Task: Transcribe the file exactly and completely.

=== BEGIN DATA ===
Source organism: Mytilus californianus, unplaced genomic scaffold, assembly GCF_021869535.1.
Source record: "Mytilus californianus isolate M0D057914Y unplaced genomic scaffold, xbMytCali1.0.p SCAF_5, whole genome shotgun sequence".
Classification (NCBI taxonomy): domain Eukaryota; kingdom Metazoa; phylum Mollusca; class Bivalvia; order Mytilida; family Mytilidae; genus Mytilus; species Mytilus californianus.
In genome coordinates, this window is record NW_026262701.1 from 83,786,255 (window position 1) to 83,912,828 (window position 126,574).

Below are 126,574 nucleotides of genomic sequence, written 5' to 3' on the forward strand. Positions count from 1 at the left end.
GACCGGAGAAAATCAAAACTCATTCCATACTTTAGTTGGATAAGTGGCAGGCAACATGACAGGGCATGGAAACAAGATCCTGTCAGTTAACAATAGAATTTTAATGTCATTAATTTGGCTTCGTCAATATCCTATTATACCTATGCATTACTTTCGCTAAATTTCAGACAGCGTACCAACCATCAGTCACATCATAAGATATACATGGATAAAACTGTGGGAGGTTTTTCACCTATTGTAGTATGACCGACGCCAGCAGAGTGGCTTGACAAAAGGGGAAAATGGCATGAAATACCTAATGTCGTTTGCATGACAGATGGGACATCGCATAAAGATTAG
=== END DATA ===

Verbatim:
Source organism: Mytilus californianus, unplaced genomic scaffold, assembly GCF_021869535.1.
Source record: "Mytilus californianus isolate M0D057914Y unplaced genomic scaffold, xbMytCali1.0.p SCAF_5, whole genome shotgun sequence".
Classification (NCBI taxonomy): domain Eukaryota; kingdom Metazoa; phylum Mollusca; class Bivalvia; order Mytilida; family Mytilidae; genus Mytilus; species Mytilus californianus.
In genome coordinates, this window is record NW_026262701.1 from 83,786,255 (window position 1) to 83,912,828 (window position 126,574).

Below are 126,574 nucleotides of genomic sequence, written 5' to 3' on the forward strand. Positions count from 1 at the left end.
GACCGGAGAAAATCAAAACTCATTCCATACTTTAGTTGGATAAGTGGCAGGCAACATGACAGGGCATGGAAACAAGATCCTGTCAGTTAACAATAGAATTTTAATGTCATTAATTTGGCTTCGTCAATATCCTATTATACCTATGCATTACTTTCGCTAAATTTCAGACAGCGTACCAACCATCAGTCACATCATAAGATATACATGGATAAAACTGTGGGAGGTTTTTCACCTATTGTAGTATGACCGACGCCAGCAGAGTGGCTTGACAAAAGGGGAAAATGGCATGAAATACCTAATGTCGTTTGCATGACAGATGGGACATCGCATAAAGATTAG